How far a dollar goes in each state

From The Washington Post:

You might think you know the value of a buck. But a recent Tax Foundation analysis provides a stark illustration of just how much further a dollar goes in some parts of the country than in others.

It’s no secret that some regions of the country are more expensive than others. This is most obvious when it comes to things such as rent, which is nearly twice as high in New York state as it is in Mississippi. These disparities extend to all sorts of other prices too, for items such as food, gas, and utilities.

The flip side of this, of course, is that income can differ drastically from place to place, as well. The average household income is a lot higher in New York ($54,310) than it is in Mississippi ($35,521), which takes some of the sting out of those higher prices. So to get a true comparison of the value of a buck across state lines, you’d need to crunch the numbers showing how much money people make AND how much things cost where they live.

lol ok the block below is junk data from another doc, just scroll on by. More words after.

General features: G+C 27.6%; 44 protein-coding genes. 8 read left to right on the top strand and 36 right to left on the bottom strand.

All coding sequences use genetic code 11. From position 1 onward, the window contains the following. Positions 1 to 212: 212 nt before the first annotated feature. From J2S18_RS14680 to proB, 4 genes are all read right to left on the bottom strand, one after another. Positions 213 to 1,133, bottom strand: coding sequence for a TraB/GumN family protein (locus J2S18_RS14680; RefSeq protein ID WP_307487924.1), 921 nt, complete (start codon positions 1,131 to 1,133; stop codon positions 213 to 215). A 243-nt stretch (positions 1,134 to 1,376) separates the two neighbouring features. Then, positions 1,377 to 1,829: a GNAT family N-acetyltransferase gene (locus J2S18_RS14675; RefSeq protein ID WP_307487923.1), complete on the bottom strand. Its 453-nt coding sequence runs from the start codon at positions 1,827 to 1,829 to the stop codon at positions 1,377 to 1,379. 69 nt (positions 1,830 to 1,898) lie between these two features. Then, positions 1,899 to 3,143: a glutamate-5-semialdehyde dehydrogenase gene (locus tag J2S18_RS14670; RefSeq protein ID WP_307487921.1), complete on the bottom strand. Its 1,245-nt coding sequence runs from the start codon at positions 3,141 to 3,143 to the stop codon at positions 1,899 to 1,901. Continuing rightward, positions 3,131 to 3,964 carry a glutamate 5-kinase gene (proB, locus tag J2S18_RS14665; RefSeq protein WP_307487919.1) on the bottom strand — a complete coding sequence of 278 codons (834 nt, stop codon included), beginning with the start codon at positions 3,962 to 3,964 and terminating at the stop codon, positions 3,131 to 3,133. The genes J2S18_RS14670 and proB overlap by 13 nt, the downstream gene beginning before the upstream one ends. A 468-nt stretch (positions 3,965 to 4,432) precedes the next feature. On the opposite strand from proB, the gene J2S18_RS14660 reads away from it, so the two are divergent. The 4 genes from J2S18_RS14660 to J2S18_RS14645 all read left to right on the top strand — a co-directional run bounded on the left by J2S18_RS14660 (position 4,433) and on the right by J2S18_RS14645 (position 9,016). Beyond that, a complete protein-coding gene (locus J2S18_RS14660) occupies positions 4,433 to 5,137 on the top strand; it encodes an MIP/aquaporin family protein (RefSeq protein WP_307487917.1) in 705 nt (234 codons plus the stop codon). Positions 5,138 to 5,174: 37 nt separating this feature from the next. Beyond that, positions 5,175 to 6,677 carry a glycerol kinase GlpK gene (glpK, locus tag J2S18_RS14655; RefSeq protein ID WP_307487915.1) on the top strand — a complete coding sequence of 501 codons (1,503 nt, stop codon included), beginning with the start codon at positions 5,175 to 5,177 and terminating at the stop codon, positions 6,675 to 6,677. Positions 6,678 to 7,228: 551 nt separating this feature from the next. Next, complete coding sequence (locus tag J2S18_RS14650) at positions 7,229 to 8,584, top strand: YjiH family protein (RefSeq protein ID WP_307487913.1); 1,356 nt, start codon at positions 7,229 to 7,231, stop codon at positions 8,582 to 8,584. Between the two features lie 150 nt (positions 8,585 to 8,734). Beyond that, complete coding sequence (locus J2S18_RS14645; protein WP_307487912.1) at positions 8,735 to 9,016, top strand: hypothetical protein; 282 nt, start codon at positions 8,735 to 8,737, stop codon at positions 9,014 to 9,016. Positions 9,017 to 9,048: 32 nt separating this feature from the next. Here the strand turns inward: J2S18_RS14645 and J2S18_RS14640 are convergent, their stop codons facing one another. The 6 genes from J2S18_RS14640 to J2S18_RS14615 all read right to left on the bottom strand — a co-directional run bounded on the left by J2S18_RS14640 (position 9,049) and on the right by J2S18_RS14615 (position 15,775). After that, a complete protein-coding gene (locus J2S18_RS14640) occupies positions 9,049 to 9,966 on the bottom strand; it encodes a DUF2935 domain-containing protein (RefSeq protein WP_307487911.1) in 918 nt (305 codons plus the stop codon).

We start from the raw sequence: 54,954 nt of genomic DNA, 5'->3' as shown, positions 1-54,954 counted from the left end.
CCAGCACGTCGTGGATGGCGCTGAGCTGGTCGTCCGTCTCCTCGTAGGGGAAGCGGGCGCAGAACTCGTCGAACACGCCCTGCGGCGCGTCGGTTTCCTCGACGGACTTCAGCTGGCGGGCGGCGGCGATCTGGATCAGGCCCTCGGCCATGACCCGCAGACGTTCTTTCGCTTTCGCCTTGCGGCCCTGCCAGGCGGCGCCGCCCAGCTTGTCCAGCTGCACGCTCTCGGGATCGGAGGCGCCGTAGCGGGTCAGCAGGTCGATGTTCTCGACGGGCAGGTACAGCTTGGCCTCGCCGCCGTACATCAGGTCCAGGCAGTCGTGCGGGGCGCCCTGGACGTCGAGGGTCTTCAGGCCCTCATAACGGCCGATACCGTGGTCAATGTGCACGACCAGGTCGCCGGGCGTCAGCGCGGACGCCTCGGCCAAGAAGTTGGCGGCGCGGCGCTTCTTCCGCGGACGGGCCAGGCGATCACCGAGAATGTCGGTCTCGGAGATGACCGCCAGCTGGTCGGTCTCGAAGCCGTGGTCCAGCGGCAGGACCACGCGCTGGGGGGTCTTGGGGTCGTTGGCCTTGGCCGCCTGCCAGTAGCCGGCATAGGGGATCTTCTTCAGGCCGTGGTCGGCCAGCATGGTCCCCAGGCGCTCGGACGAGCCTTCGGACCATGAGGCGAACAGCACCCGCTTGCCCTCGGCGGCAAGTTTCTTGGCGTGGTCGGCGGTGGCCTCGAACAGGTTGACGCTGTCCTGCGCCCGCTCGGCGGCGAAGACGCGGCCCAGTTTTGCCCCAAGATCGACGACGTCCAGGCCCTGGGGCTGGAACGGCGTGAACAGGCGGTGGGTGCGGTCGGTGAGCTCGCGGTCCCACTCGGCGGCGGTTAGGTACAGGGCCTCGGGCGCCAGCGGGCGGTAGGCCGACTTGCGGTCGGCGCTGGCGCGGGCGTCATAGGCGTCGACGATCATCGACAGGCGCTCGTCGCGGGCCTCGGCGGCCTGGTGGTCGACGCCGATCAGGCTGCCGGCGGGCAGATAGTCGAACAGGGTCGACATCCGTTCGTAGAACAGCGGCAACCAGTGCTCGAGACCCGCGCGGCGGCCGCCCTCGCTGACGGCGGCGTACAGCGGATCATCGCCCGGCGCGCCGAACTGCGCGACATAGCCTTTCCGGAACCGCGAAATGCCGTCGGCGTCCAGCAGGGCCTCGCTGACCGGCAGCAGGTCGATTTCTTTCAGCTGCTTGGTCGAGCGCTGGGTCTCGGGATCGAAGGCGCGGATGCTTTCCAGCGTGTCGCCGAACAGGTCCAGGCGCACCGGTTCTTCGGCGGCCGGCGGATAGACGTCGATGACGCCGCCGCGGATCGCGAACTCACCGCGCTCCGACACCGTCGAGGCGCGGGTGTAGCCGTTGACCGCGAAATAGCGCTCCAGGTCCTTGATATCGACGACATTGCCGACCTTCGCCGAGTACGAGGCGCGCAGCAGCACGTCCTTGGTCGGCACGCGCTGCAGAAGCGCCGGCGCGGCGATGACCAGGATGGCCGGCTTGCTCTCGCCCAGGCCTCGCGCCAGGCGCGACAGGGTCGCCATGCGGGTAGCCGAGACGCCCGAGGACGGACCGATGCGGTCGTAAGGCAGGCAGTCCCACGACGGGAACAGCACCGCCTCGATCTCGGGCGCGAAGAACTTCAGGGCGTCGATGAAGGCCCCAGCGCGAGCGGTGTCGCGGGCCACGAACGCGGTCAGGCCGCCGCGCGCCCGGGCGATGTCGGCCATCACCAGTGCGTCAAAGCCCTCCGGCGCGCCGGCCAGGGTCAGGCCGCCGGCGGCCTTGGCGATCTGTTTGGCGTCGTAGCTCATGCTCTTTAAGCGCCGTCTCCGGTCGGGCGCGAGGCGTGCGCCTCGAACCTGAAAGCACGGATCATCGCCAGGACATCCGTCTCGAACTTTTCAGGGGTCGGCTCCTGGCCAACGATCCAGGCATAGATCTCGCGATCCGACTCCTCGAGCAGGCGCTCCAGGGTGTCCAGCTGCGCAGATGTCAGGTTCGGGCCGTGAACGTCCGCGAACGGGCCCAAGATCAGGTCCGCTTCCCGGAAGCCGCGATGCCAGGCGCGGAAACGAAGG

That’s exactly what the Tax Foundation recently did, using newly released numbers from the Bureau of Economic Analysis. They found that, compared to the national average, $1 in New York state will buy you about 14 cents less. If the average American can buy a chocolate candy bar for a buck, in other words, a New Yorker would only get 86 percent of that candy bar for the same amount of money.

Check out the Tax Foundation’s map below. They used $100, rather than $1, as the point of comparison.

Conversely, a buck goes a long way in a place such as Arkansas or Mississippi. Folks there …

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